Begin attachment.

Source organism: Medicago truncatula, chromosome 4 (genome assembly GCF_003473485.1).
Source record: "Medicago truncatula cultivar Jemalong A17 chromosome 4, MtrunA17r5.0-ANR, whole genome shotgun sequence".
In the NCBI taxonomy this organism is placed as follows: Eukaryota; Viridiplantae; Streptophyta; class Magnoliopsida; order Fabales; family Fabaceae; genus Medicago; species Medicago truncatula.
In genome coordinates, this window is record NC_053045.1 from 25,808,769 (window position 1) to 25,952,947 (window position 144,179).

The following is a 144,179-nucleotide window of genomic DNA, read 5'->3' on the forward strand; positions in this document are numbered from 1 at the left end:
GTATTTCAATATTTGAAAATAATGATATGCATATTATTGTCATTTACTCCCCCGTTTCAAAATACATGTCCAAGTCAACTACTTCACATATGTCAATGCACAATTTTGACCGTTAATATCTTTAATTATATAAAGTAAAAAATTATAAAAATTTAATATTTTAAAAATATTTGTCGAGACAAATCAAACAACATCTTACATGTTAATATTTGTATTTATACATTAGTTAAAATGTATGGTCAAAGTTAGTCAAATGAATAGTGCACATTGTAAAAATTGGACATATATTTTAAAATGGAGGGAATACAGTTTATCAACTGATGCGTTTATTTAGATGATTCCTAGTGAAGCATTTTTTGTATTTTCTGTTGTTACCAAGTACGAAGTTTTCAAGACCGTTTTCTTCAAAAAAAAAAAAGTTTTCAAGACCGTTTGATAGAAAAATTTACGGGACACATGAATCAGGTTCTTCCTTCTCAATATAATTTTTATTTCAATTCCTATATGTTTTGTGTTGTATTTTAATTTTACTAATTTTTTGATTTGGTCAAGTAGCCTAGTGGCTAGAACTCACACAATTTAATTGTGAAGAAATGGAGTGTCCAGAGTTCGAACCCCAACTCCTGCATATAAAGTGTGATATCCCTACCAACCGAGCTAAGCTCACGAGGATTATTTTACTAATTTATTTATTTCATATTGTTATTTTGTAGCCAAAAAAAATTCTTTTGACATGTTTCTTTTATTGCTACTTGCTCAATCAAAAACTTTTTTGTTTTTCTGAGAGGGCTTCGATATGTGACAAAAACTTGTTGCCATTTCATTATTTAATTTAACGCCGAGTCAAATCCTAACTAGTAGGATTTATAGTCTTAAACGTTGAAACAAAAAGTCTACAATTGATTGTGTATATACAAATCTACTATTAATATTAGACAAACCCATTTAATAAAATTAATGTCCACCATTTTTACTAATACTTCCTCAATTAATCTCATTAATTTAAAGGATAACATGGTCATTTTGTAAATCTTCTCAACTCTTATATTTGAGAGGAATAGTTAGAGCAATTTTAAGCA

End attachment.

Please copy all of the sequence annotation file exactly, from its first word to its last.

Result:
Source organism: Medicago truncatula, chromosome 4 (genome assembly GCF_003473485.1).
Source record: "Medicago truncatula cultivar Jemalong A17 chromosome 4, MtrunA17r5.0-ANR, whole genome shotgun sequence".
In the NCBI taxonomy this organism is placed as follows: Eukaryota; Viridiplantae; Streptophyta; class Magnoliopsida; order Fabales; family Fabaceae; genus Medicago; species Medicago truncatula.
In genome coordinates, this window is record NC_053045.1 from 25,808,769 (window position 1) to 25,952,947 (window position 144,179).

The following is a 144,179-nucleotide window of genomic DNA, read 5'->3' on the forward strand; positions in this document are numbered from 1 at the left end:
GTATTTCAATATTTGAAAATAATGATATGCATATTATTGTCATTTACTCCCCCGTTTCAAAATACATGTCCAAGTCAACTACTTCACATATGTCAATGCACAATTTTGACCGTTAATATCTTTAATTATATAAAGTAAAAAATTATAAAAATTTAATATTTTAAAAATATTTGTCGAGACAAATCAAACAACATCTTACATGTTAATATTTGTATTTATACATTAGTTAAAATGTATGGTCAAAGTTAGTCAAATGAATAGTGCACATTGTAAAAATTGGACATATATTTTAAAATGGAGGGAATACAGTTTATCAACTGATGCGTTTATTTAGATGATTCCTAGTGAAGCATTTTTTGTATTTTCTGTTGTTACCAAGTACGAAGTTTTCAAGACCGTTTTCTTCAAAAAAAAAAAAGTTTTCAAGACCGTTTGATAGAAAAATTTACGGGACACATGAATCAGGTTCTTCCTTCTCAATATAATTTTTATTTCAATTCCTATATGTTTTGTGTTGTATTTTAATTTTACTAATTTTTTGATTTGGTCAAGTAGCCTAGTGGCTAGAACTCACACAATTTAATTGTGAAGAAATGGAGTGTCCAGAGTTCGAACCCCAACTCCTGCATATAAAGTGTGATATCCCTACCAACCGAGCTAAGCTCACGAGGATTATTTTACTAATTTATTTATTTCATATTGTTATTTTGTAGCCAAAAAAAATTCTTTTGACATGTTTCTTTTATTGCTACTTGCTCAATCAAAAACTTTTTTGTTTTTCTGAGAGGGCTTCGATATGTGACAAAAACTTGTTGCCATTTCATTATTTAATTTAACGCCGAGTCAAATCCTAACTAGTAGGATTTATAGTCTTAAACGTTGAAACAAAAAGTCTACAATTGATTGTGTATATACAAATCTACTATTAATATTAGACAAACCCATTTAATAAAATTAATGTCCACCATTTTTACTAATACTTCCTCAATTAATCTCATTAATTTAAAGGATAACATGGTCATTTTGTAAATCTTCTCAACTCTTATATTTGAGAGGAATAGTTAGAGCAATTTTAAGCA